Another major benefit to estate planning is that it helps plan for the unthinkable. No one thinks something bad will happen to them, but you never know, in this crazy world. If you have minor children, setting up guardianship for them will keep them in a stable home if you and your spouse die before they turn eighteen. Without a will naming guardians for your kids, courts step in and decide who raises them. An impartial judge who has never met your family really is not the best person to decide such an intimate, life-changing decision. 

Even if your dad’s kids are grown now, yours might not be. Protecting kids is what dads do—and estate plans can help.

Say Goodbye to Messy Family Situations 

We’ve all seen or heard these horror stories, and we might even know of them occurring in real life—perhaps in our own family. When someone dies without a will, the war between family members begins. It gets really ratcheted up if the person has a considerable amount of money. Someone always thinks they deserve money the most, even if they’re notoriously irresponsible. The result is ugly squabbling that can even end up in litigation, racking up not only family animosity, but also a ton in legal fees.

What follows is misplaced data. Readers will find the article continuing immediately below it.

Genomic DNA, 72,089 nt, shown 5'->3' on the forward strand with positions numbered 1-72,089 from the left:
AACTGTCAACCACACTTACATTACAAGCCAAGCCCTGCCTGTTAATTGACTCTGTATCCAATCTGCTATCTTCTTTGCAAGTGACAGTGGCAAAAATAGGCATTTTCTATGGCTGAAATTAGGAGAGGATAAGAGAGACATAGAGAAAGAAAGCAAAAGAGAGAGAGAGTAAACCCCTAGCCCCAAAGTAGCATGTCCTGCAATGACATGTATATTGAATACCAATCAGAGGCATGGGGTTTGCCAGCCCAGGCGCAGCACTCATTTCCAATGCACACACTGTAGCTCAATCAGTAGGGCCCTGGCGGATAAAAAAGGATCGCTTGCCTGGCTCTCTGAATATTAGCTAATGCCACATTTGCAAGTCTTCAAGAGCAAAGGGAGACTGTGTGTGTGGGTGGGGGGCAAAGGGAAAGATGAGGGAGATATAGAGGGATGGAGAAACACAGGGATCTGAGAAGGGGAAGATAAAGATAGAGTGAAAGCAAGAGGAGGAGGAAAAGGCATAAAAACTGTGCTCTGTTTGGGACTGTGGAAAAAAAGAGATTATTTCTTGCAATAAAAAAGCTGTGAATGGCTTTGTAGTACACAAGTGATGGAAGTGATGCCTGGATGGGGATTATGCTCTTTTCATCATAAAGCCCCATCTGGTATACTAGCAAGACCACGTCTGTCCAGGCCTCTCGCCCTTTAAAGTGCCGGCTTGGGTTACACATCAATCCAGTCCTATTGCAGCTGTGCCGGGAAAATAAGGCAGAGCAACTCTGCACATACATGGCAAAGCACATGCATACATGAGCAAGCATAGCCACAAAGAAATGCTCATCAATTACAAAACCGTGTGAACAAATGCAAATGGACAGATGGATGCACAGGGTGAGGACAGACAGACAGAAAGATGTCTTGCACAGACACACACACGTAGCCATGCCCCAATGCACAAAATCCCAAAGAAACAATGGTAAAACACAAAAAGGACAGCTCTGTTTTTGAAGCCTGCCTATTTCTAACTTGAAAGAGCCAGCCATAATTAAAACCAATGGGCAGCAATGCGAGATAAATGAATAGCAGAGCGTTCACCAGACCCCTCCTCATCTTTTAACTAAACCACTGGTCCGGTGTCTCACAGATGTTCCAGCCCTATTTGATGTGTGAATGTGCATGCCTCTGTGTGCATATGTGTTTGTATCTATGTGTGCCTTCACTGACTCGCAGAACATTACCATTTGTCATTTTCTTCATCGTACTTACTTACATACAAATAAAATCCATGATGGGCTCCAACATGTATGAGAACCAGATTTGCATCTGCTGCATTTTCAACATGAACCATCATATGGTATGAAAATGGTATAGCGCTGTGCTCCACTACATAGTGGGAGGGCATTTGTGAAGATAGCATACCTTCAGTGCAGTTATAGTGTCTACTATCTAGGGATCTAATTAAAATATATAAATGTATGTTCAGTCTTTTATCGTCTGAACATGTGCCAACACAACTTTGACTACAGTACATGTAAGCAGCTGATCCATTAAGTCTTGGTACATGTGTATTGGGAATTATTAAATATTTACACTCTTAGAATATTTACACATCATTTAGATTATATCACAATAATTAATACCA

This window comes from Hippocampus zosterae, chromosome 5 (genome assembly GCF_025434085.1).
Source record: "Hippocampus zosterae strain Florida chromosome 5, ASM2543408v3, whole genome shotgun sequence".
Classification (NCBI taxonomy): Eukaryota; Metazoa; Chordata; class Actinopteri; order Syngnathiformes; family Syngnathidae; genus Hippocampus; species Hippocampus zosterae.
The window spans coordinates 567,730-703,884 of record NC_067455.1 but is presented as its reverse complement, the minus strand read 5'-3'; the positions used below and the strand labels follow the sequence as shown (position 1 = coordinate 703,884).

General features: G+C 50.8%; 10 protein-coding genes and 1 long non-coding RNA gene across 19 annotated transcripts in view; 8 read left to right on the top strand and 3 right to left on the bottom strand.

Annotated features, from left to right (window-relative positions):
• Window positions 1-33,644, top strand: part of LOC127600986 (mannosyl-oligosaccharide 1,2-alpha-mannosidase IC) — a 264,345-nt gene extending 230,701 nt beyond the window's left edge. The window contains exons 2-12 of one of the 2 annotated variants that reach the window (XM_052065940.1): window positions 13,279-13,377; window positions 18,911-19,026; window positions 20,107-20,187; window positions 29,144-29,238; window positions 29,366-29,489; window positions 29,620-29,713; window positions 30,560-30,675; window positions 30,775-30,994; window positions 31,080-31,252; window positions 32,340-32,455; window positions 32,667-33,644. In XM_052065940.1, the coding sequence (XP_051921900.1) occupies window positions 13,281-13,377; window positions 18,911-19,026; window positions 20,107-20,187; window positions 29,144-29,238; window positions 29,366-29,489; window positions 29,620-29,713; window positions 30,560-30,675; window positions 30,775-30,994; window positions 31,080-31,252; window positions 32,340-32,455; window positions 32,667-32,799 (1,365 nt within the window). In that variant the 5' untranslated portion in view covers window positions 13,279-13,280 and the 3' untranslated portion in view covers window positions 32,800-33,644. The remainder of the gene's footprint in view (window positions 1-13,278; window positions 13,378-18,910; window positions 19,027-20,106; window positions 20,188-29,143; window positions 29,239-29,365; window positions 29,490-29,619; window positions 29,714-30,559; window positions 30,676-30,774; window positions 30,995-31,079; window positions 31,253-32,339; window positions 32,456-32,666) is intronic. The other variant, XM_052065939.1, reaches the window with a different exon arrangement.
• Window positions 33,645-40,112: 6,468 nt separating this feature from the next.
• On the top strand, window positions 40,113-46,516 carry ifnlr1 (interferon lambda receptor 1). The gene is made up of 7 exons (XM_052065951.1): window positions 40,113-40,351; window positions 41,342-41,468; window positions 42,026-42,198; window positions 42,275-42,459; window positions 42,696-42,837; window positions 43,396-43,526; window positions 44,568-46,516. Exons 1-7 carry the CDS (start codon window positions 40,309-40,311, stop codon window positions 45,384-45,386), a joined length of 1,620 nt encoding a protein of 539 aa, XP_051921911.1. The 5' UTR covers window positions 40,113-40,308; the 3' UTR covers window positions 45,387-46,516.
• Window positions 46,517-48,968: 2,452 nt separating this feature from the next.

Bypass that mess by having an estate plan. The plan will stop fights before they begin, as you decide who controls your finances if you become incapacitated, and you decide what happens to your assets (money, property, etc.) after you die. You can even come up with individualized plans for your relatives, such as a trust fund for someone who isn’t responsible to inherit a lump sum but still should get something. Telling your family situation to a lawyer, who is bound by client confidentiality, will help the practitioner decide what is best for your family. 

As you can see, there are some major benefits to having an estate plan in place. Don’t try to set one up yourself, as there are a lot of minor technicalities to legal documents, and a lot can go wrong. Instead, discuss options with an estate planning attorney, who will help you get the necessary documents together. Schedule an appointment and find out more on our website

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Mid-Year Estate Planning Evaluation

Posted by on Jun 6, 2021 in Legal News |

Can you believe that we’re already in June? 2021 is flying by and things appear to be looking up (at least, when compared to what happened in 2020—knock on wood). Now that half the year has passed, it is time to do a mid-year evaluation of your estate plan. This guide will provide a few simple questions for you to ask yourself when determining whether your estate plan covers everyone and everything it needs to cover. 

1. Do I have a will?
A will is a final statement of your intentions when it comes to your assets. It determines where your assets will go after you pass on, and it is a vital step in the estate planning process. Dying without a will leads to intestacy, which will force your family into a painful and unexpected court process. Having a will as a cornerstone of an estate plan is extremely important. 

2. Do I have a trust?